Photography by Sasha Rudensky ’01, assistant professor of art, is featured in an exhibition titled “Tinsel and Blue” from June 8 to July 16 at the Sasha Wolf Gallery, 70 Orchard Street, New York, N.Y.
Rudensky is a Russian-born artist whose work has been exhibited widely including at the Musee de l’Elysee in Lausanne, Switzerland; Fries Museum in Leewarden, Netherlands; Macro Testaccio Museum in Rome, Italy; ArtScience Museum in Singapore; and Danziger Projects in New York. In 2010, Rudensky’s work was included in “reGeneration 2: Photographers of Tomorrow Today,” an international survey of emerging photographers. Her work is held in a number of public collections including Musee de l’Elysee, Yale Art Gallery, and Center of Creative Photography in Tuscon, among others.
Rudensky received her MFA from Yale University School of Art in 2008 and BA from Wesleyan in 2001. She was the recipient of the Ward Cheney Memorial Award from Yale University, Mortimer-Hays Brandeis Traveling Fellowship, Leica/Jim Marshall Award, and Jessup Prize from Wesleyan. In 2013, Rudensky was awarded the Aaron Siskind Individual Fellowship grant. Her work has appeared in New York Times Magazine, Der Spiegel, Cicero Magazine, American Photo, PDN and others. She is currently head of the photography program at Wesleyan.
Sasha Rudensky at “Tinsel and Blue,” June 8. (Photo by Cynthia Rockwell)
On April 6, artists and visitors gathered at the Ezra and Cecile Zilkha Gallery for a reception for week three of the Senior Thesis Exhibition. This week’s exhibition features work by seniors Sophie Becker, Casey Herrick, Samantha Ho, Gla, and Zach Scheinfeld from the Department of Art and Art History’s art studio program. The exhibition will be on display through April 10. (Photos by Hannah Norman ’16)
Casey Herrick’s senior thesis, “Safe Conduct.”
“Wednesday,” by Gla.
Ricky Preslar, who has undergone growth-attenuation therapy, in his bedroom. (Photo by Sasha Rudensky/For The New York Times)
Photographs by Sasha Rudensky ’01, assistant professor of art, are featured in the March 22 online edition of The New York Times. The images accompany an article “Should Parents of Children With Severe Disabilities Be Allowed to Stop Their Growth?”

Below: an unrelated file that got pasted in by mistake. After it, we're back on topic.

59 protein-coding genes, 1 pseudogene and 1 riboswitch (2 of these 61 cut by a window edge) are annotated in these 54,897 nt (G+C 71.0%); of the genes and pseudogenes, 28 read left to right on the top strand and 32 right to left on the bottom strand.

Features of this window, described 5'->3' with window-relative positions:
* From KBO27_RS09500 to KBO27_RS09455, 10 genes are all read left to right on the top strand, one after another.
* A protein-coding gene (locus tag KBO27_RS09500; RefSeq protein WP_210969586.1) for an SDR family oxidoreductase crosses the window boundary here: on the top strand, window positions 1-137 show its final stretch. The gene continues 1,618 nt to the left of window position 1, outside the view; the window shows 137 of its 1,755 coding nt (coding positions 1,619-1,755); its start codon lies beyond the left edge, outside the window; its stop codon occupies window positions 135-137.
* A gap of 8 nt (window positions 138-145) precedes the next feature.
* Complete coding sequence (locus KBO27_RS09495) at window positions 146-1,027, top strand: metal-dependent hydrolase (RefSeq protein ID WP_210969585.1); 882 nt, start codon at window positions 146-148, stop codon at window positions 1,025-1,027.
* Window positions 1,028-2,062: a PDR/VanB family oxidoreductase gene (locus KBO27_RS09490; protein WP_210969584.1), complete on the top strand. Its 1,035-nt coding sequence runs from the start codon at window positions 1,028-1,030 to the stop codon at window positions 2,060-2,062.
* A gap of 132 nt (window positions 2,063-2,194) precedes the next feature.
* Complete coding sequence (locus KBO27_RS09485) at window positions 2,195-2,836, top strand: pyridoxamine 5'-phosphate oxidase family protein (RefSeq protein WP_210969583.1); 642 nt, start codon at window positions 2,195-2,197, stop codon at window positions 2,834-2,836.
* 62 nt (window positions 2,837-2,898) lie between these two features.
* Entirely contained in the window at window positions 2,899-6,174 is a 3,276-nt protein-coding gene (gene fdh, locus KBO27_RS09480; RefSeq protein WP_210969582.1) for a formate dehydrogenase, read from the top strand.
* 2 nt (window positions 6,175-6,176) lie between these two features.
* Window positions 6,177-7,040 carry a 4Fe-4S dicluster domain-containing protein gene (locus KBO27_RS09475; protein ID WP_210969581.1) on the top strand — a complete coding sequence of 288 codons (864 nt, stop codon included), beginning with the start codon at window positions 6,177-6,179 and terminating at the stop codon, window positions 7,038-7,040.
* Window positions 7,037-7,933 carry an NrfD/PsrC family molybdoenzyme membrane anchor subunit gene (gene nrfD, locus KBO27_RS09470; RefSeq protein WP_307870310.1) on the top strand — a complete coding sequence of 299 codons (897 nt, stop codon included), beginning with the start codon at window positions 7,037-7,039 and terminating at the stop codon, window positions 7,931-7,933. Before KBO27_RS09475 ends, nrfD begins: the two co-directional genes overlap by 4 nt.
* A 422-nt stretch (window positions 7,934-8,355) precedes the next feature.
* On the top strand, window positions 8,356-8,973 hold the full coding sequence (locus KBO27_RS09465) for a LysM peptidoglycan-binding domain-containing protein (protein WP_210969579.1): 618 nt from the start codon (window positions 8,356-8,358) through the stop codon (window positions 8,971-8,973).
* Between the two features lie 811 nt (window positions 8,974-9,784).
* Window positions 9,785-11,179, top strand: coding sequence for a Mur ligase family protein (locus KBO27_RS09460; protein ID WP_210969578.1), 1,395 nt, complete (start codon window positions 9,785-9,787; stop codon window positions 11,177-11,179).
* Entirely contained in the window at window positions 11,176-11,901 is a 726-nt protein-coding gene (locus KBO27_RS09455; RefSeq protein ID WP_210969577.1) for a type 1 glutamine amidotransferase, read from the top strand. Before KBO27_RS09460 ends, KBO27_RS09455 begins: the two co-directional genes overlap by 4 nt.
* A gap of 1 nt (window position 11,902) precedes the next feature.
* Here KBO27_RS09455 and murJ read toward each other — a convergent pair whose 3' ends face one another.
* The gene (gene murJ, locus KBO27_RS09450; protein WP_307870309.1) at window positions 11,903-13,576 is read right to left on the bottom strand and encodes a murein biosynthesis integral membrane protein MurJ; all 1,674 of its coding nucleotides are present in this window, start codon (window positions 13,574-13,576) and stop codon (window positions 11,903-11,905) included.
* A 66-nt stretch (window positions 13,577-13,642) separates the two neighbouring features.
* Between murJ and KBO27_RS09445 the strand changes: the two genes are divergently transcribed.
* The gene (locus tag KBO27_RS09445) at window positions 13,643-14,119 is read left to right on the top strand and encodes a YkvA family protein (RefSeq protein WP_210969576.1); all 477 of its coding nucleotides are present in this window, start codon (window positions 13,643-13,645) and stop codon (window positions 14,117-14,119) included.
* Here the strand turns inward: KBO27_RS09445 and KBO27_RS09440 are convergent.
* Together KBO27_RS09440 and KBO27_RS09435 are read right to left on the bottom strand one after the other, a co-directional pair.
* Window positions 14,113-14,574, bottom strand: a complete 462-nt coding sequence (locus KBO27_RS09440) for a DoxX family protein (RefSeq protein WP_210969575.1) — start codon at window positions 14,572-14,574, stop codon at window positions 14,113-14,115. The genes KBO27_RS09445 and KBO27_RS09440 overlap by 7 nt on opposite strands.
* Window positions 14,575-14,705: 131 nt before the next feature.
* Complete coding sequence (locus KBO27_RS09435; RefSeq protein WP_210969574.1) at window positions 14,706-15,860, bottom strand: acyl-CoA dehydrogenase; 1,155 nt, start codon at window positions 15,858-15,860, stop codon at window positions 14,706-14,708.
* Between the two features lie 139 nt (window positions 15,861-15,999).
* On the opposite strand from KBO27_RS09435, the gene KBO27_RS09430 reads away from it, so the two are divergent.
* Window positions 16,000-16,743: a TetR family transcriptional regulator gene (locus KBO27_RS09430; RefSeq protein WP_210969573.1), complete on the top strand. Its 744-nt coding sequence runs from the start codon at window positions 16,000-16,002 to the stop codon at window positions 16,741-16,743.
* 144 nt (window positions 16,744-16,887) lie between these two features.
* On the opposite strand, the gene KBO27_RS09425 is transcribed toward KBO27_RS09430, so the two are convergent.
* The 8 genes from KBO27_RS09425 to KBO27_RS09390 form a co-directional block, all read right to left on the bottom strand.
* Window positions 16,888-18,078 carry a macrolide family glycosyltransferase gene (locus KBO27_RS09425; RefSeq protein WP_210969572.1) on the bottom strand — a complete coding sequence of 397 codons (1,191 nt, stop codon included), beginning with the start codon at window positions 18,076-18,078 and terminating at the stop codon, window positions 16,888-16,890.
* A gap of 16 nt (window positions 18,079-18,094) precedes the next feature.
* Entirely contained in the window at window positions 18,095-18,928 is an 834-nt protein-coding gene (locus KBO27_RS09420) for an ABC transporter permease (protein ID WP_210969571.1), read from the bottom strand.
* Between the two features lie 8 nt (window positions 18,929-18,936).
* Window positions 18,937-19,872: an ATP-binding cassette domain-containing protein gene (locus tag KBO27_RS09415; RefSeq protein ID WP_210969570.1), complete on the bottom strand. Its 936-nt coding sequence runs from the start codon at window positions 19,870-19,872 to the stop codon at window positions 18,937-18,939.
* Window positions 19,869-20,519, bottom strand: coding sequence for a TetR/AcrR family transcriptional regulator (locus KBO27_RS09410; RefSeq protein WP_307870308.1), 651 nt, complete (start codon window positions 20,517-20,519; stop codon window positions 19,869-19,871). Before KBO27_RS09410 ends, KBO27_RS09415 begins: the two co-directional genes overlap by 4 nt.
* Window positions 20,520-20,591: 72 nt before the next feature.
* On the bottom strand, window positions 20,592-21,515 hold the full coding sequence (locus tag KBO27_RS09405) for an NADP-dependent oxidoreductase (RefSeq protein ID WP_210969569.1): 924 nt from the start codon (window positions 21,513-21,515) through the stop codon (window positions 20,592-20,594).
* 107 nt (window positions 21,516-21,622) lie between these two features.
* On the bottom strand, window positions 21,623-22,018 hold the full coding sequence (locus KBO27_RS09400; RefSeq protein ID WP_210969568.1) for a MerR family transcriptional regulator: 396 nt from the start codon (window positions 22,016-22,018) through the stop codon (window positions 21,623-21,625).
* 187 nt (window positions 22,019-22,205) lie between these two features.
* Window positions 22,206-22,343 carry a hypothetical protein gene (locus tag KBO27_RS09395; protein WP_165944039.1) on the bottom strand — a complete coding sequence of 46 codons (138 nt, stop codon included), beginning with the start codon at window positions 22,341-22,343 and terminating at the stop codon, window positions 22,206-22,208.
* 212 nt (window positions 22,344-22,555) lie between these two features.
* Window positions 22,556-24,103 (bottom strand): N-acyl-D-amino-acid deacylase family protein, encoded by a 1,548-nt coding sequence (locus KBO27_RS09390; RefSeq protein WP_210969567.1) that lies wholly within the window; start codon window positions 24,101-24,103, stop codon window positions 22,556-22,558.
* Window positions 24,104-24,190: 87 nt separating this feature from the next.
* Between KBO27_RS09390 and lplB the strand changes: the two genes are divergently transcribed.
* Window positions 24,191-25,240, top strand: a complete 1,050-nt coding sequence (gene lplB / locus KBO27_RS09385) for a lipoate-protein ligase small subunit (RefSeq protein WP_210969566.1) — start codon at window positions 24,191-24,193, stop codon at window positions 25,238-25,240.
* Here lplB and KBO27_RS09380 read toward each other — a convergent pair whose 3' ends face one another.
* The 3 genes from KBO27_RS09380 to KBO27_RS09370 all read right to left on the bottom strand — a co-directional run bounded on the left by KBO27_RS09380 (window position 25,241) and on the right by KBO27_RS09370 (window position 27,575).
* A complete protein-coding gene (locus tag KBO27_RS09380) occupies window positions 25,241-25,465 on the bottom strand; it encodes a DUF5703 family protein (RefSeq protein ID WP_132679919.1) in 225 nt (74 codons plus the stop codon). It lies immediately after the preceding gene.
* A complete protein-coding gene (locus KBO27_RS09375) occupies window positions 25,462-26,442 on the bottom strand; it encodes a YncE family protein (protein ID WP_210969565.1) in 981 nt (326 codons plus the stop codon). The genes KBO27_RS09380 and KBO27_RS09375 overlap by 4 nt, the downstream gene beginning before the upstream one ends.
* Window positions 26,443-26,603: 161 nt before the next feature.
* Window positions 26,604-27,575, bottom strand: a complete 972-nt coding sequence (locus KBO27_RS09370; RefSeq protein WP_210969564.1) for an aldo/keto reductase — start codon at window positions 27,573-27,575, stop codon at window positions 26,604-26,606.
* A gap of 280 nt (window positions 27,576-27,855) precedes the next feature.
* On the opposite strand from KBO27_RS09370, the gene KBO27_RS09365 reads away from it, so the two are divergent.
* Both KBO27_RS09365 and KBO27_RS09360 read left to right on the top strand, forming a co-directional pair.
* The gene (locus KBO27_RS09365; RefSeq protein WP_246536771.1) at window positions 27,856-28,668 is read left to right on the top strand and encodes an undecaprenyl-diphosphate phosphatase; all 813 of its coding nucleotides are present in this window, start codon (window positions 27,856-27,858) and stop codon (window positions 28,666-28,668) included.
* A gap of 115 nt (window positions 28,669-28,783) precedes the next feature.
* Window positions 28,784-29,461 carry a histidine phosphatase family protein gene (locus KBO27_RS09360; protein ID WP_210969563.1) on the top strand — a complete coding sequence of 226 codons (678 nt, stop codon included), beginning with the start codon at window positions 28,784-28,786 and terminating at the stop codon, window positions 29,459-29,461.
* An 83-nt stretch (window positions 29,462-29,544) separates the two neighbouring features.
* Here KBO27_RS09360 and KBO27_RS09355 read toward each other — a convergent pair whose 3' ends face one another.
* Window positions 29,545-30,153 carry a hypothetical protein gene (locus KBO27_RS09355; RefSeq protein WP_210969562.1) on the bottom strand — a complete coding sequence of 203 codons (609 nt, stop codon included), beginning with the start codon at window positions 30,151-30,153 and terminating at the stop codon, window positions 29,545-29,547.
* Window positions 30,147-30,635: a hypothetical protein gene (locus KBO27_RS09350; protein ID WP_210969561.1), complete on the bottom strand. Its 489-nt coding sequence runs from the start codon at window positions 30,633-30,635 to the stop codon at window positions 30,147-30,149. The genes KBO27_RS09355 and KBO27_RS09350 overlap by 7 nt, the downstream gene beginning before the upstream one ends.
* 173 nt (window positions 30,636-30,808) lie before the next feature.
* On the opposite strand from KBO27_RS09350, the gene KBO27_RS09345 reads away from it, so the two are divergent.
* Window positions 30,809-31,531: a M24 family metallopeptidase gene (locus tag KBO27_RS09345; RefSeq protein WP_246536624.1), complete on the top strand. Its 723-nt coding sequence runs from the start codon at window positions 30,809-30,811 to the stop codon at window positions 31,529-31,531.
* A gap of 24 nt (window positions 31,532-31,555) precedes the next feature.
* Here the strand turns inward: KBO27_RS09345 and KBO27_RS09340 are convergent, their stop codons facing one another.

Rudensky’s images are of 9-year-old Ricky Preslar, who who underwent a controversial medical intervention known as growth-attenuation therapy. When children with intellectual and developmental disabilities enter adolescence and adulthood, the simple tasks of caring for them — dressing, toileting, bathing, holding and carrying — can become prohibitively difficult for parents. Arresting a child’s growth could benefit both child and parent. Ricky currently weighs 43 pounds and is 43 inches high.
From the time he was 4 until just shy of his 7th birthday, he received doses of estrogen high enough to stimulate the premature closing of the epiphyseal or “growth” plates, the thin wedges of cartilage found at the end of the long bones in children and adolescents.
Rudensky studied studio art and Russian literature at Wesleyan where she received a BA in 2001. She received her MFA in photography from Yale University in 2008. Her other photographs can be found online at http://www.sasharudensky.com.
The Preslar family at home. (Photo by Sasha Rudensky/For The New York Times).
Several students are displaying their artwork around – and on – Wesleyan’s public spaces this month.
Students enrolled in Sculpture I and Studies in Computer-Based Modeling and Digital Fabrication displayed their art around the Center for the Art’s public spaces Dec. 12-16.
Sculpture I, taught by Professor of Art Jeffrey Schiff, is an introduction to seeing, thinking and working in three dimensions. Throughout the semester, the class examined three-dimensional space, form, materials and the associations they elicit. Through the sculptural processes of casting, carving and construction in a variety of media, students developed and communicated a personal vision in response to class assignments. Projects included janitorial supplies hanging in suspension, plastic color shapes making a stain-glass window, electronic components and wires in a complex network, hanging funereal urns with flowers, large sewn mice, mirrored boxes covered with artificial turf, lint filling the air holes in the cement, and more.
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Joe Siry, at left, accepted the Wright Spirit Award from Scott Perkins, a conservancy board member. Perkins nominated Siry for the award. (Photo by Mark Hertzberg.)
On Oct. 3, Joseph Siry, the Kenan Professor of the Humanities, professor of art history, received the Wright Spirit Award in the Professional category from the Frank Lloyd Wright Building Conservancy at its annual conference this year in Milwaukee, Wis. A prolific scholar of the venerable architect, Siry has written several books and scholarly articles about Wright. He also has contributed to the Frank Lloyd Wright Building Conservancy in many ways over the years, as a lecturer, panelist and contributor to the group’s magazine.